It’s no secret: I’m a sucker for American history! It’s part of why I moved to Virginia over a decade ago. The Old Dominion State is the birthplace of eight U.S. Presidents (more than any other state!), and the Charlottesville area alone boasts three historic presidential homes. That includes the historic home location of our fifth president, James Monroe. Here’s what you need to plan your visit!
Know Before You Go
The address you’ll want to put into your GPS is 2050 James Monroe Parkway; Charlottesville, VA 22902. That’s about 2 hours and 45 minutes from D.C. (traffic dependent, of course!), about 1 hours and 15 minutes from Richmond, about 2 hours from Colonial Williamsburg, and just 20 minutes from downtown Charlottesville. It’s located within 45 minutes of James Madison’s Montpelier and just 10 minutes from Thomas Jefferson’s Monticello, which is why people often visit all three while in the area.
Also helpful: The Guide to the Great American Road Trip
Hours and Admission
The house and estate are open from 9:30am-4:30pm, and admission is $16 per adult ($15 if you purchase online in advance). Admission for children ages 7-12 is $12; ages 6 and under are free. Tickets are timed, but that is primarily to make sure people are spread out relatively evenly throughout the day, so popular times are not so crowded. You can visit outside of your specified time as long as it’s not crowded.
More here: The Best Weekend Trips in the U.S.A.
There are six miles of hiking trails on the property, which are FREE and open to the public! Stop into the gift shop to check in before hiking so they will know how many people are on the trails, and check back in when you finish for the day. The trails are very well-marked and easy to follow, so you won’t have to worry about getting lost!
Note: Pets are not allowed, however, due to the estate functioning as a working farm. Bring water and sturdy shoes for the trail!
Read also: The Best Day Trips from D.C.
About the House
Your ticket gives you admission to the house, out buildings, and the estate grounds. But here’s the interesting part: The house you see on the property was built after the Monroes had sold their home and moved away! The original house burned down, likely in the late 1820s.
Even more interesting? All this came to light as recently as 2016! Archaeological research revealed the outline of the original house, which was oriented differently than the house that stands on the property now. The Monroes purchased the property from the nearby Carter family in 1799 and built the original buildings, but none of them remain, and there are no paintings from the time, so we don’t even really know what they looked like!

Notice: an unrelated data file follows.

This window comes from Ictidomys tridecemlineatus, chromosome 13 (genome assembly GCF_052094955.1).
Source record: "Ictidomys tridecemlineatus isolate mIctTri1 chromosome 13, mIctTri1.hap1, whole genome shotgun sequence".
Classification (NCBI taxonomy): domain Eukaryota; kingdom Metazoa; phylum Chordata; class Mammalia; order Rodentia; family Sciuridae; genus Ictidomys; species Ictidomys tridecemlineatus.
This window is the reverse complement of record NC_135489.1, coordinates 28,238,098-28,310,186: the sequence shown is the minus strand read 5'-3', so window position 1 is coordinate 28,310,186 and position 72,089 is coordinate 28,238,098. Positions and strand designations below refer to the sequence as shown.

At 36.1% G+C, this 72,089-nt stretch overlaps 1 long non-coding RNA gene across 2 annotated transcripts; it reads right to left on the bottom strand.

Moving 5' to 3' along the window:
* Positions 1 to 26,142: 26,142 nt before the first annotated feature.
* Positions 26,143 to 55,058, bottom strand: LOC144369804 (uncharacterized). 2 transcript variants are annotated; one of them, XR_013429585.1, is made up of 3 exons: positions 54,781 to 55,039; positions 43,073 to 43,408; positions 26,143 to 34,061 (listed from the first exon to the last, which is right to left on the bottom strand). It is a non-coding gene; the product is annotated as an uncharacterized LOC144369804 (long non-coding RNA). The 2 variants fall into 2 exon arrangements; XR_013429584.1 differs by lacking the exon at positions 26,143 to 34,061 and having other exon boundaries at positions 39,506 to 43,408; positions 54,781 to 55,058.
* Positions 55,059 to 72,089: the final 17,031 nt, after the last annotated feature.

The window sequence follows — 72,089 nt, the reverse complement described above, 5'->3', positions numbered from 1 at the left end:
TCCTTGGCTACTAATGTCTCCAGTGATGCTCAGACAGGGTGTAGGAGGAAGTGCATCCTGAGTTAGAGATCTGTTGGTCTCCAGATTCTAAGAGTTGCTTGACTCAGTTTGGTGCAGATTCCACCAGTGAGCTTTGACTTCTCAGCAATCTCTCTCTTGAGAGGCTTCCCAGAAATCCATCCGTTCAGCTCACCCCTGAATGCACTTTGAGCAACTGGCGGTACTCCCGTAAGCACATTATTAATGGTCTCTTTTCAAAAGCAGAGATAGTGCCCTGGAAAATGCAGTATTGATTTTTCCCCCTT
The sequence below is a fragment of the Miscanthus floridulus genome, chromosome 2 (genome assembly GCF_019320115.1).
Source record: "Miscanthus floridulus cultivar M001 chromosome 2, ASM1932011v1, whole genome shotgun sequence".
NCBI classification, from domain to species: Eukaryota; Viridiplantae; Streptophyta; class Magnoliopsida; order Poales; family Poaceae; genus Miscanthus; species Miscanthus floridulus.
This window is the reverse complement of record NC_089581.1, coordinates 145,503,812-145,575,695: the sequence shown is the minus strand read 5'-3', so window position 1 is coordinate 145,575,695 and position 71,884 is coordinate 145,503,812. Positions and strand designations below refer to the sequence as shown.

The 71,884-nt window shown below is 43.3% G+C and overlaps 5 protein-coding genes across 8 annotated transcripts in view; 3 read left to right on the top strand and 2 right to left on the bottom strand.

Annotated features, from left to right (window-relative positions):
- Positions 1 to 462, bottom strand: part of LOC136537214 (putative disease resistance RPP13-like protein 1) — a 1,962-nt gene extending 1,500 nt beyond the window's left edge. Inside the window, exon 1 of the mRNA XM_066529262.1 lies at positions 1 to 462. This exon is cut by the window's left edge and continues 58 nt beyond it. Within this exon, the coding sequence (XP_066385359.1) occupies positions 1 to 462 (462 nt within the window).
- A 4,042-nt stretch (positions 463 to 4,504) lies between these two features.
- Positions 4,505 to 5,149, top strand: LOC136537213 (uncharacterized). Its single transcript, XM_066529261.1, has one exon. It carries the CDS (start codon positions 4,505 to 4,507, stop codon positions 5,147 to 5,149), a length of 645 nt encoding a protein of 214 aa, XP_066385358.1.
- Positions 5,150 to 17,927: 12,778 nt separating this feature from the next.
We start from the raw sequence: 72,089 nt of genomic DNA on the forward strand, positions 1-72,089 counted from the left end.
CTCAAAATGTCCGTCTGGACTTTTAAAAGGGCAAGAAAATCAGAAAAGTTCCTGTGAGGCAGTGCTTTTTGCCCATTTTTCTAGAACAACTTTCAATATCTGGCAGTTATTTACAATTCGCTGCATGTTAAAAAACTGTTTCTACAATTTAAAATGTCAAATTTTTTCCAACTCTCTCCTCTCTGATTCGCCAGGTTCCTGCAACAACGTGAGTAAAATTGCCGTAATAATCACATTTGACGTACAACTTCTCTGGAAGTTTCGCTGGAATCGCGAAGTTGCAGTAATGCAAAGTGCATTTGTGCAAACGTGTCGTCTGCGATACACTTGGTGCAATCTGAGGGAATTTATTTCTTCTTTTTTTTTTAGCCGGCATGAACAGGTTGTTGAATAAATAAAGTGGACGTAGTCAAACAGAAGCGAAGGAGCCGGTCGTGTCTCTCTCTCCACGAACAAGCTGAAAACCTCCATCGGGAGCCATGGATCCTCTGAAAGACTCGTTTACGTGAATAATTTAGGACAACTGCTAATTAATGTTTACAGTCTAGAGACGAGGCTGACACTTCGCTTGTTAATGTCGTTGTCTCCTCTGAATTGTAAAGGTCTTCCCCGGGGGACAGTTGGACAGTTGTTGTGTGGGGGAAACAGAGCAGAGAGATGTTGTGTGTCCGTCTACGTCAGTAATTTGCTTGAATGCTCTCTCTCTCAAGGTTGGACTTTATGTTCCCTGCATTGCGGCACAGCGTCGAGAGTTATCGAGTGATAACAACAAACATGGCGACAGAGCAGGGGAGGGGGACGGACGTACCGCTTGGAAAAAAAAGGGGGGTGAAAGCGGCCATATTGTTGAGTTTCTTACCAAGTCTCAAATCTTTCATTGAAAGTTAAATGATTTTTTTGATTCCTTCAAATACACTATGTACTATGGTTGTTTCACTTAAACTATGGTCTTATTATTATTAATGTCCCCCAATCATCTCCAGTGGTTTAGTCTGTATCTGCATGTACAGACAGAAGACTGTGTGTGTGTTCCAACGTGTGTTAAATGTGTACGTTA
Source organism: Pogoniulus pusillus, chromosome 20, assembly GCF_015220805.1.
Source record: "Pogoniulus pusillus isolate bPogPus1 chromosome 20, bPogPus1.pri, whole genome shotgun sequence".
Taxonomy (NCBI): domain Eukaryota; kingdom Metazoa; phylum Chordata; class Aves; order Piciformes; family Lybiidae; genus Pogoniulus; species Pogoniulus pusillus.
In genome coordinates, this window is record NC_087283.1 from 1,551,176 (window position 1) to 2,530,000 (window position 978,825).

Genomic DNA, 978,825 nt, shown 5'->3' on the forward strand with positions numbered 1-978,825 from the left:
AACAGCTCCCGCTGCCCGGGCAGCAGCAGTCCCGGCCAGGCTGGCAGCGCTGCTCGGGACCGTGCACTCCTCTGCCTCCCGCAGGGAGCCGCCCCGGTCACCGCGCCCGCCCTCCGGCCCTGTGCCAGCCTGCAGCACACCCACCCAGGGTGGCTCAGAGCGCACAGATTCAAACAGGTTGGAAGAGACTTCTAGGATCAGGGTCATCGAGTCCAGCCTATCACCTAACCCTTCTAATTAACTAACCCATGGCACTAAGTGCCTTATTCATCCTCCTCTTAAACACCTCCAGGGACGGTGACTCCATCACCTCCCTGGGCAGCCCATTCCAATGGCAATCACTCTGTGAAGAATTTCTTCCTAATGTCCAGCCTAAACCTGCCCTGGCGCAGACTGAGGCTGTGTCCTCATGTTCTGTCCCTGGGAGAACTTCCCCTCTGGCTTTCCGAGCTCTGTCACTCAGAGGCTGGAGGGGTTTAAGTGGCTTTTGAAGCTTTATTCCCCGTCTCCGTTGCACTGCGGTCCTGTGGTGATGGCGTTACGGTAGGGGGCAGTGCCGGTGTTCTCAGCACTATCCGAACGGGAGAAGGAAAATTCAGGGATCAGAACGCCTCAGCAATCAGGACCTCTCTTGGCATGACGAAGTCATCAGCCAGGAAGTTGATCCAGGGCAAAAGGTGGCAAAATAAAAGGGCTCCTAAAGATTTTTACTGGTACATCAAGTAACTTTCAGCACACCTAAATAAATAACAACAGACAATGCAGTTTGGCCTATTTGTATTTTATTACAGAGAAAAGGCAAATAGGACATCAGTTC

Also great: Presidents’ Homes within Driving Distance of D.C.
Highlights of the Tour
Learning New Things
The last time I toured this house was way back in 2014, so there was a LOT of new information to take in on my most recent visit! I’m glad the docent inside the house was so knowledgeable and eager to answer my questions. She made sure I saw the stone outline in front of the existing house, which shows where the original home was located–the one the Monroes actually lived in!
Read on: A History Lover’s Guide to D.C.
Mrs. Monroe’s Dress
When they weren’t living in Virginia or the White House, the Monroes were twice ambassadors to France! In fact, it was on their second ambassadorship there that Napoleon self-coronated. The Monroes were in attendance at the coronation, and in fact, they were apparently given bad seats, as they complained about it in one of their letters home!
Inside one of the rooms in the existing house, you’ll find jewelry and a replica of one of the dresses Mrs. Monroe had with her in France. It may have been like the one she wore to the coronation.
Related: What Every Woman Should Pack for Every Trip
The Silent Witness
So, the house is gone, but there’s one thing on the property that saw everything, and you know everyone wishes it could talk! There is a white oak tree that’s over 300 years old, meaning it was there before the Monroes even purchased the property. It’s in the photograph below, and while I know it looks dead, it’s still very much alive–we visited during a particularly cold spring!
While you’re in town: What It’s Like to Go Hot Air Ballooning in Charlottesville
This was really a highlight. Virginia has so many beautiful hikes, but the ones on the Highland property are exceptionally well-marked, and there are even maps posted along the way to make sure you don’t get lost! Some of the trees were just beginning to bud when we visited, giving us some hope for spring coming soon. We took the Access Trail to the Mountain Trail, totaling about 3.25 miles round-trip, but there are other hikes on the property as well.
More here: The Ultimate List of Hiking Tips
Want more? Check out all my resources about Virginia on my dedicated United States Page!
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